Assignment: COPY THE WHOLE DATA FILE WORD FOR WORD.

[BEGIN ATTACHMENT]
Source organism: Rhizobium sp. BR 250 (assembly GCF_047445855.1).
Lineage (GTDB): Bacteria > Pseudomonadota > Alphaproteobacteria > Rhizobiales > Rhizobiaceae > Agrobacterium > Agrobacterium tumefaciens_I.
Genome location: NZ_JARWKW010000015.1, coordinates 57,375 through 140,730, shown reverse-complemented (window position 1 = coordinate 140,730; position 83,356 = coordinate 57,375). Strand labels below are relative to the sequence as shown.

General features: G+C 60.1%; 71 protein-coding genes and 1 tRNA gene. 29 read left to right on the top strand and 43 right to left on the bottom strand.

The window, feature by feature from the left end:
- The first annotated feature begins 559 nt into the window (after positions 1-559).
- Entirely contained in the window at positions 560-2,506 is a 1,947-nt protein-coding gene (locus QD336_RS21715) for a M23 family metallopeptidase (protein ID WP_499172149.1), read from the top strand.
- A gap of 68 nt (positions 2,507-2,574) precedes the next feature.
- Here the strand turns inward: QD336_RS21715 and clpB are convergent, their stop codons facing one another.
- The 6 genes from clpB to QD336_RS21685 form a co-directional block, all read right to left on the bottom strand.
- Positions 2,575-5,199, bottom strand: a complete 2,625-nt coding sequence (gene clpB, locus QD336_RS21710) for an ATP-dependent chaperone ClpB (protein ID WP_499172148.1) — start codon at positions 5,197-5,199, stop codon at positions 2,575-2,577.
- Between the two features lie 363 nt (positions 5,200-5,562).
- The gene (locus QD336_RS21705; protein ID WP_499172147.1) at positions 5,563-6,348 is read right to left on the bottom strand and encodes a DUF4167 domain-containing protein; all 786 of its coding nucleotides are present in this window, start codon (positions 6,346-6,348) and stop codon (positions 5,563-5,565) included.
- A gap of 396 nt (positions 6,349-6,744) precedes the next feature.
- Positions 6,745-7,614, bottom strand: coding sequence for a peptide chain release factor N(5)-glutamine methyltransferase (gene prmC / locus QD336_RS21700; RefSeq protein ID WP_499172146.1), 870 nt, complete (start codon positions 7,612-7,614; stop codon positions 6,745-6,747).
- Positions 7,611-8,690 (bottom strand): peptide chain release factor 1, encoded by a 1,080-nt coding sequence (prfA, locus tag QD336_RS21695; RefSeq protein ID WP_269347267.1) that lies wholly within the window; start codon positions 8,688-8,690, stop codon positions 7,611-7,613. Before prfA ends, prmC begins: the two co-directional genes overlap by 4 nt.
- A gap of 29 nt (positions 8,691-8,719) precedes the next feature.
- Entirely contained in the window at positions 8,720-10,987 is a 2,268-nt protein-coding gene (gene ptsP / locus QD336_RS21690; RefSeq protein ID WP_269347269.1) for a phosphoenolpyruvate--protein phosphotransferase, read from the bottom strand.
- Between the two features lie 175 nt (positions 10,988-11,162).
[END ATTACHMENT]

Source organism: Rhizobium sp. BR 250 (assembly GCF_047445855.1).
Lineage (GTDB): Bacteria > Pseudomonadota > Alphaproteobacteria > Rhizobiales > Rhizobiaceae > Agrobacterium > Agrobacterium tumefaciens_I.
Genome location: NZ_JARWKW010000015.1, coordinates 57,375 through 140,730, shown reverse-complemented (window position 1 = coordinate 140,730; position 83,356 = coordinate 57,375). Strand labels below are relative to the sequence as shown.

General features: G+C 60.1%; 71 protein-coding genes and 1 tRNA gene. 29 read left to right on the top strand and 43 right to left on the bottom strand.

The window, feature by feature from the left end:
- The first annotated feature begins 559 nt into the window (after positions 1-559).
- Entirely contained in the window at positions 560-2,506 is a 1,947-nt protein-coding gene (locus QD336_RS21715) for a M23 family metallopeptidase (protein ID WP_499172149.1), read from the top strand.
- A gap of 68 nt (positions 2,507-2,574) precedes the next feature.
- Here the strand turns inward: QD336_RS21715 and clpB are convergent, their stop codons facing one another.
- The 6 genes from clpB to QD336_RS21685 form a co-directional block, all read right to left on the bottom strand.
- Positions 2,575-5,199, bottom strand: a complete 2,625-nt coding sequence (gene clpB, locus QD336_RS21710) for an ATP-dependent chaperone ClpB (protein ID WP_499172148.1) — start codon at positions 5,197-5,199, stop codon at positions 2,575-2,577.
- Between the two features lie 363 nt (positions 5,200-5,562).
- The gene (locus QD336_RS21705; protein ID WP_499172147.1) at positions 5,563-6,348 is read right to left on the bottom strand and encodes a DUF4167 domain-containing protein; all 786 of its coding nucleotides are present in this window, start codon (positions 6,346-6,348) and stop codon (positions 5,563-5,565) included.
- A gap of 396 nt (positions 6,349-6,744) precedes the next feature.
- Positions 6,745-7,614, bottom strand: coding sequence for a peptide chain release factor N(5)-glutamine methyltransferase (gene prmC / locus QD336_RS21700; RefSeq protein ID WP_499172146.1), 870 nt, complete (start codon positions 7,612-7,614; stop codon positions 6,745-6,747).
- Positions 7,611-8,690 (bottom strand): peptide chain release factor 1, encoded by a 1,080-nt coding sequence (prfA, locus tag QD336_RS21695; RefSeq protein ID WP_269347267.1) that lies wholly within the window; start codon positions 8,688-8,690, stop codon positions 7,611-7,613. Before prfA ends, prmC begins: the two co-directional genes overlap by 4 nt.
- A gap of 29 nt (positions 8,691-8,719) precedes the next feature.
- Entirely contained in the window at positions 8,720-10,987 is a 2,268-nt protein-coding gene (gene ptsP / locus QD336_RS21690; RefSeq protein ID WP_269347269.1) for a phosphoenolpyruvate--protein phosphotransferase, read from the bottom strand.
- Between the two features lie 175 nt (positions 10,988-11,162).